The classical relations for handling the kinematics of colliding objects, carry over to special relativity when the relativistic definition of linear momentum, Equation \ref{17.21}, is assumed. That is, one can continue to apply conservation of linear momentum. However, there is one important conceptual difference for relativistic dynamics in that the center of mass no longer is a meaningful concept due to the interrelation of mass and energy. However, this problem is eliminated by considering the center of momentum coordinate system which, as in the non-relativistic case, is the frame where the total linear momentum of the system is zero. Using the concept of center of momentum incorporates the formalism of classical non-relativistic kinematics.

## Force

Newton’s second law \(\mathbf{F} = \dfrac{d\mathbf{p}}{ dt}\) is covariant under a Galilean transformation. In special relativity this definition also applies using the relativistic definition of momentum \(\mathbf{p}\). The fact that the **relativistic momentum** \(\mathbf{p}\) is conserved in the force-free situation, leads naturally to using the definition of force to be

\[\mathbf{F} = \dfrac{d\mathbf{p}}{ dt} \label{17.22}\]

Then the relativistic momentum is conserved if \(\mathbf{F} = 0\).

## Energy

The classical definition of work done is defined by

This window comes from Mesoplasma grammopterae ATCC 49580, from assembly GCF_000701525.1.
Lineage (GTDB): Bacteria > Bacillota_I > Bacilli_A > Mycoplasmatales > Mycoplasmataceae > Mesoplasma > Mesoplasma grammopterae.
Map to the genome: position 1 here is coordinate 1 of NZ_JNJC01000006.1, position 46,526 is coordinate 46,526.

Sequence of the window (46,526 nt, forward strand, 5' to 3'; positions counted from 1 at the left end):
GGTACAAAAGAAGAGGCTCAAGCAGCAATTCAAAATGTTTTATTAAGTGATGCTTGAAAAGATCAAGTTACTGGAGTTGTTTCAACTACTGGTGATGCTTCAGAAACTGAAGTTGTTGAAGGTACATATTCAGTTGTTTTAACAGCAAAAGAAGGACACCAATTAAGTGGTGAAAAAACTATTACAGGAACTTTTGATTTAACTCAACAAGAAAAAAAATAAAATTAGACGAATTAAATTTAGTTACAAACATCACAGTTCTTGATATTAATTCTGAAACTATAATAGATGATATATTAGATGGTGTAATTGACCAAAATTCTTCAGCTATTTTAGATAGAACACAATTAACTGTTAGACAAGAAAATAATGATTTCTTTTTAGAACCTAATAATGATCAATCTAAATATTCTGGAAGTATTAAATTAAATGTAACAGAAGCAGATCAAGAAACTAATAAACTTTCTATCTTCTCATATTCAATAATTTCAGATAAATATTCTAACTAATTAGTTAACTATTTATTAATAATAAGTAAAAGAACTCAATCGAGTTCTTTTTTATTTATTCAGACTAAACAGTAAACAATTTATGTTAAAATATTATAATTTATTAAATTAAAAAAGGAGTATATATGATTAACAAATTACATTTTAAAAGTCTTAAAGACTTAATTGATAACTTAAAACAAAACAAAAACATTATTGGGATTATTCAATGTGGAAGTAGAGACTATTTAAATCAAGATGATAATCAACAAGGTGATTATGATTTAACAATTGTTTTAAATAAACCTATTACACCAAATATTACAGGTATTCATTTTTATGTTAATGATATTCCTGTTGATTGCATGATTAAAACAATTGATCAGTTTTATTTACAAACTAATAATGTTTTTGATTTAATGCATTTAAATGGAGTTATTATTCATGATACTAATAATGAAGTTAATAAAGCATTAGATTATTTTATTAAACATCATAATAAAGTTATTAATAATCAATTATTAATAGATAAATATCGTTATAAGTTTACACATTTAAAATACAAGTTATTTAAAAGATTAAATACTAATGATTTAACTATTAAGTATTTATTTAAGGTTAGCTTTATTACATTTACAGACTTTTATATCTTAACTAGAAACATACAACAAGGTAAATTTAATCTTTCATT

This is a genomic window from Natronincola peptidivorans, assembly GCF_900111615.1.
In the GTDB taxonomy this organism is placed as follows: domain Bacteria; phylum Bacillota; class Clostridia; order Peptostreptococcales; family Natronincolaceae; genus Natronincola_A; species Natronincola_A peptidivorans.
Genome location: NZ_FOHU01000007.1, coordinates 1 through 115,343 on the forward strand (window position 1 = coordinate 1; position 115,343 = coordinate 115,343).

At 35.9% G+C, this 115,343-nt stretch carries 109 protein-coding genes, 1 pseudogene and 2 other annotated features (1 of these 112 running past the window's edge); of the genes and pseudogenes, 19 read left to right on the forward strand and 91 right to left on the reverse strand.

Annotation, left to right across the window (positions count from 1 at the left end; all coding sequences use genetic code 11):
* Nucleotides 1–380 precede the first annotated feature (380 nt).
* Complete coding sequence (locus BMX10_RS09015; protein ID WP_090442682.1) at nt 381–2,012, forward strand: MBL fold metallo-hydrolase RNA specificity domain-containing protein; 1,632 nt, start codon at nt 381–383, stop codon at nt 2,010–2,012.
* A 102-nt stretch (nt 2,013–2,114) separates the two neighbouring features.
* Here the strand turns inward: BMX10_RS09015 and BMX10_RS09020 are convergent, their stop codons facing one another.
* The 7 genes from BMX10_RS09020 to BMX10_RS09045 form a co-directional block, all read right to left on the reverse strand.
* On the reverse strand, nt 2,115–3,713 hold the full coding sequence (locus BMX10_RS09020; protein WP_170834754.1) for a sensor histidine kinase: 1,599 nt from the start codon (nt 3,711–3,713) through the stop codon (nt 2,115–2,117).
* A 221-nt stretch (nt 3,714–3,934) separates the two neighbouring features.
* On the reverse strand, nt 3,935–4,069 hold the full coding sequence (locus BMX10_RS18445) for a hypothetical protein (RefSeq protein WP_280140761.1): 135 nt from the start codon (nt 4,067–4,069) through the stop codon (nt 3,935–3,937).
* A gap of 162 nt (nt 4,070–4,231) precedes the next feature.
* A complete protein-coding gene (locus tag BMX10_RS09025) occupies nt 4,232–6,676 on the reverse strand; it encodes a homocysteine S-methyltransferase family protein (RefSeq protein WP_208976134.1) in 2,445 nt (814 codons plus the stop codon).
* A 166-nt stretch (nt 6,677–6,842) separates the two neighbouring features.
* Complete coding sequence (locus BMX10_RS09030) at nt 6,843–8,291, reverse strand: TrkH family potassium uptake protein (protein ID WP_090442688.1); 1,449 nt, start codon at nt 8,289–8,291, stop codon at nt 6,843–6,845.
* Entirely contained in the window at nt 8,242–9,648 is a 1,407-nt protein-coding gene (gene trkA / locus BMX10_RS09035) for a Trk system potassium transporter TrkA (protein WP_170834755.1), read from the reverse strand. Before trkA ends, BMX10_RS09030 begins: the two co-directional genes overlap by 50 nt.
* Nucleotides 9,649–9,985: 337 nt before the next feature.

\[W_{12} = \int^2_1 \mathbf{F}\cdot d\mathbf{r} = T_2 − T_1 \label{17.23}\]

Assume \(T_1 = 0\), let \(d\mathbf{r} = \mathbf{u}dt\) and insert the relativistic force relation in Equation \ref{17.23}, gives

\[W = T = \int^t_0 \dfrac{d}{dt} (\gamma_u m\mathbf{u}) \cdot \mathbf{u}dt = m \int^u_0 ud (\gamma_u u) \label{17.24}\]

Integrate by parts, followed by algebraic manipulation, gives

\[\begin{align} T &= \gamma_{u} m u^{2}-m \int_{0}^{u} \dfrac{u d u}{\sqrt{1-\dfrac{u^{2}}{c^{2}}}} \\[4pt] &= \gamma_{u} m u^{2} + m c^{2} \sqrt{1-\dfrac{u^{2}}{c^{2}}} - m c^{2} \\ &= \dfrac{m u^{2}}{\sqrt{1-\dfrac{u^{2}}{c^{2}}}} + \dfrac{m c^{2}}{\sqrt{1-\dfrac{u^{2}}{c^{2}}}} \left( 1 - \dfrac{u^{2}}{c^{2}} \right) - m c^{2} \\[4pt] &= m c^{2} \left( \gamma_{u} -1 \right) \label{17.25} \end{align}\]

Define the **rest energy** \(E_0\)

\[E_0 \equiv mc^2 \label{17.26}\]

and **total relativistic energy** \(E\)

\[E \equiv \gamma_u mc^2 \label{17.27}\]

then Equation \ref{17.25} can be written as

\[\begin{align} E &= T + E_0 \\[4pt] &= \gamma_u mc^2 \label{17.28} \end{align}\]

This is the famous Einstein relativistic energy that relates the equivalence of mass and energy. The total relativistic energy \(E\) is a conserved quantity in nature. It is an extension of the conservation of energy and manifestations of the equivalence of energy and mass occur extensively in the real world.

In nuclear physics we often convert mass to energy and back again to mass. For example, gamma rays with energies greater than \(1.022\) \(MeV\), which are pure electromagnetic energy, can be converted to an electron plus positron both of which have rest mass. The positron can then annihilate a different electron in another atom resulting in emission of two \(511\) \(keV\) gamma rays in back to back directions to conserve linear momentum. A dramatic example of Einstein’s equation is a nuclear reactor. One gram of material, the mass of a paper clip, provides \(E = 9 \times 10^{13}\) joules. This is the daily output of a \(1\) \({GWatt}\) nuclear power station or the explosive power of the Nagasaki or Hiroshima bombs.